Djordje Ozbolt is a Serbian artist, currently based in London, known for historical and figurative elements in his paintings. The eclectic style seen in his work is a consequence of artist’s reckless nature and the fact that Djordje gets ideas from various, usually mutual incompatible sources. His creations represent a mix of traditional European genres like portraiture, landscape and still life, with African, Asian, Orthodox Christianity and stereotype culture. Traveling has a very important place in both personal and professional life of this painter. Without any plans and sketches, Ozbolt lets his paintings and imagination to lead him through the process of creation.
Djordje Ozbolt was born in Belgrade in 1967. From an early age, the artist got interested into art, either by reading books or by visiting the Museum of Contemporary Art in Belgrade. He used to draw a lot when he was young and still keeps a bunch of old works from Serbia and from London. As he is coming from a family of architects, he has decided to study architecture, out of laziness. In 1991, during the visit to his brother in London, he realized that he wants to study art. The beginning of the war in ex-Yugoslavia and the variety of styles that he saw in the artworks of the Young British Artists helped Djordje to make a life-changing decision. He studied at the Chelsea School of Art, and got his BA in Fine Art at the Slade School of Fine Art in London and MA in painting at the Royal Academy, in 2006.
Djordje’s paintings, sculptures, installations, and drawings are sometimes viewed as the picturesque satire of Western culture that goes deep into observer’s subconscious and reappears every now and then. The abstract narrative seen in some of his pieces is the ongoing momentum of sculptor’s imagination and inspiration, influenced by new cultures, education, and experience. Author’s opinion on the social and political situation is conveyed to his paintings in a humorous and sarcastic way, by adding Big Mac, lobster, dead birds, pig’s head, and other untypical things, with an aim to create Ozbolt’s personal aesthetic language. Exquisite technique and brushwork leave a sense of several art trends such as cubism, realism, surrealism, and primitive art. Experimental images consist of both dark and heavy colors, as well as vivid and bright shades.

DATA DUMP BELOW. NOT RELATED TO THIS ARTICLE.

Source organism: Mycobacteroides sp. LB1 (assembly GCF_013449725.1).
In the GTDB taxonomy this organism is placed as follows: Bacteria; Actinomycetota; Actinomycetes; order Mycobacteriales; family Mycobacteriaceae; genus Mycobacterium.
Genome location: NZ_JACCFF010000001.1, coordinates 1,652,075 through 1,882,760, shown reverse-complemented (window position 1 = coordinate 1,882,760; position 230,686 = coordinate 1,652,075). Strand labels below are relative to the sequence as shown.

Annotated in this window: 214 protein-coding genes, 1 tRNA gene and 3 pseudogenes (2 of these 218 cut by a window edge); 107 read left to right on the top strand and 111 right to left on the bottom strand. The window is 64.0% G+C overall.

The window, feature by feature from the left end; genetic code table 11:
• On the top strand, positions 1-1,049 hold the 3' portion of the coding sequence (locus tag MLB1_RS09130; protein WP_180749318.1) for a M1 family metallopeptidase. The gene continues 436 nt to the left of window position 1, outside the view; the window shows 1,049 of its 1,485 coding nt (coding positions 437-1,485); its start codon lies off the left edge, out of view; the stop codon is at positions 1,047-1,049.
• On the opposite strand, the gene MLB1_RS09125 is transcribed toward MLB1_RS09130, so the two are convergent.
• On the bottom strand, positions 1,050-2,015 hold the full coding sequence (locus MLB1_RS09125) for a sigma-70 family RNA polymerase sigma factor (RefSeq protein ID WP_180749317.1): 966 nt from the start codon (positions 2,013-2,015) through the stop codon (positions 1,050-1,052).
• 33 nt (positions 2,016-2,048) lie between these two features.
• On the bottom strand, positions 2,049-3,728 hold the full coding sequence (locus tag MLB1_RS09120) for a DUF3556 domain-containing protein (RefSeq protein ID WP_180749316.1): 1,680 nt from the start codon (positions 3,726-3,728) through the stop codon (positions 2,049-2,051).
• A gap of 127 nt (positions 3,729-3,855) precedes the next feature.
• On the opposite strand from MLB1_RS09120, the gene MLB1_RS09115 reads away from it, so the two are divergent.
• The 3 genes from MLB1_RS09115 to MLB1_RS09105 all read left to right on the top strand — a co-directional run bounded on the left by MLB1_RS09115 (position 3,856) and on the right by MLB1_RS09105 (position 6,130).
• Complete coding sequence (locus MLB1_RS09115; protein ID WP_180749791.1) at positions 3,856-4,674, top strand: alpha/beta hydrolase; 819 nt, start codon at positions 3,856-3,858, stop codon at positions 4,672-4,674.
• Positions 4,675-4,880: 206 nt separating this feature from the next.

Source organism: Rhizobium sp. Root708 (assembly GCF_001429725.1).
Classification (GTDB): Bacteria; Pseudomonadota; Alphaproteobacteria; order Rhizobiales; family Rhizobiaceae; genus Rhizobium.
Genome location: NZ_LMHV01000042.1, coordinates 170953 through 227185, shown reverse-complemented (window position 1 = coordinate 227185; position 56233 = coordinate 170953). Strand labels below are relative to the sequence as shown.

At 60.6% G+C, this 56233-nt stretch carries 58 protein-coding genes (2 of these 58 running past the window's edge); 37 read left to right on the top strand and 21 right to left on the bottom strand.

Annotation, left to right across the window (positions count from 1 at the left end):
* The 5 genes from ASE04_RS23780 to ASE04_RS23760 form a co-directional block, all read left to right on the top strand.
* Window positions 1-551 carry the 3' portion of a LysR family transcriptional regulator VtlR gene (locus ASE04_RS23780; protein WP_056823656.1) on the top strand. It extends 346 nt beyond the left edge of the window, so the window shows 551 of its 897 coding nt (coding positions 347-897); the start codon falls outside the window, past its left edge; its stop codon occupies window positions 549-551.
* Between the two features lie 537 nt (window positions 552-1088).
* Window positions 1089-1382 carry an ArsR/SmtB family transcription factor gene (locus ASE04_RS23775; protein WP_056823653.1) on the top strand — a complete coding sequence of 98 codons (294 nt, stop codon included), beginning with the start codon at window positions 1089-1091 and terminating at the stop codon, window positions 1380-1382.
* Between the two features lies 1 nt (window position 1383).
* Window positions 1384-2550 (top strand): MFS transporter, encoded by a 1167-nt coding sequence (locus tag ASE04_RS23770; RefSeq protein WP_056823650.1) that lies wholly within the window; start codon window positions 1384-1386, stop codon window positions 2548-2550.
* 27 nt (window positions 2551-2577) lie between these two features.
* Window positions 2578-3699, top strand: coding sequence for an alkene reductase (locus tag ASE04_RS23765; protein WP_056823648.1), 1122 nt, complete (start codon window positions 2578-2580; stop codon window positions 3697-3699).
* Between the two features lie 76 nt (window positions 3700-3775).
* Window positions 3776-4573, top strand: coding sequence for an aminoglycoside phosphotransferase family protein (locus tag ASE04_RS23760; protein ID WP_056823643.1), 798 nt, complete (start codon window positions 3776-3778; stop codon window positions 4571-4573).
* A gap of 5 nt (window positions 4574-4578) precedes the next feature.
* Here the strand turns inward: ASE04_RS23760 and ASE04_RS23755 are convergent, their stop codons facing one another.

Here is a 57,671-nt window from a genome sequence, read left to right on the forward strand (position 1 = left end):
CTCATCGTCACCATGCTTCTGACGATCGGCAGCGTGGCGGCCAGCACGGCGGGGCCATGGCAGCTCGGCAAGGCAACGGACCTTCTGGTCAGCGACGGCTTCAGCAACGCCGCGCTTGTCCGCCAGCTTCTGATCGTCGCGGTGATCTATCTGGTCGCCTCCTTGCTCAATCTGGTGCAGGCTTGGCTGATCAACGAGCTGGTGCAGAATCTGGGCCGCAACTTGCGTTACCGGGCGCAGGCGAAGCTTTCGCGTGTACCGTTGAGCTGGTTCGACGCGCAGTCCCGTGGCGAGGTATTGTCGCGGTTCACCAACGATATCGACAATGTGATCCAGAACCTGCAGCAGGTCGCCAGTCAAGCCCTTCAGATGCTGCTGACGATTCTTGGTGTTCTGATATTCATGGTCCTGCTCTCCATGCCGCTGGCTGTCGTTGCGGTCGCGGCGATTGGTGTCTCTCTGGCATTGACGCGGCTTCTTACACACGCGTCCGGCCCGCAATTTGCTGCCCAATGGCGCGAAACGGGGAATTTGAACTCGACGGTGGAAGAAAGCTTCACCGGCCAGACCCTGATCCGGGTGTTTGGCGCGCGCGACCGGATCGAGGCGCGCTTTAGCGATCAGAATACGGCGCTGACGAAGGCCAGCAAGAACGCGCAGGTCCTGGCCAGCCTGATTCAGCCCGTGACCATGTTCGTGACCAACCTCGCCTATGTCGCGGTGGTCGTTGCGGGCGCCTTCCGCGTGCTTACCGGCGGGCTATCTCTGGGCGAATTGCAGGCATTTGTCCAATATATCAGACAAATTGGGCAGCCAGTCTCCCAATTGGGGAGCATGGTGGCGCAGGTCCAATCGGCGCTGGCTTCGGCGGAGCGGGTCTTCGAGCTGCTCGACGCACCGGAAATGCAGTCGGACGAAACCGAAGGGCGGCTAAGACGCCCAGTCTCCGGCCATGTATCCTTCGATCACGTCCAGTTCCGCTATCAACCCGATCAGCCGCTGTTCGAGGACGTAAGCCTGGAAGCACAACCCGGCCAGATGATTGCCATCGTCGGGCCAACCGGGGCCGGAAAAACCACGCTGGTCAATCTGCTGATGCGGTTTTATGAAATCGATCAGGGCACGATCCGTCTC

Seeing different places, cultures and traditions have left a significant mark on Djordje, in the terms of his artistic works. Traveling and visiting numerous countries like India and Japan enriched his perception of art, and allowed him to incorporate a wide range of influences in his world of paint and acrylics. Ozbolt’s paintings have been displayed in solo and group exhibitions in many galleries and museums, such as the White Columns in New York, the Tate Britain, London in 2006, the Holburne Museum, Bath in 2016, and in 2012 the National Museum of Art, Osaka. In 2017 he had a solo exhibition at the Hauser & Wirth Gallery.
Featured image: Djordje Ozbolt – In New York, 2015 – Photo by Frank Sun, via interviewmagazine.com
All other images used for illustrative purposes only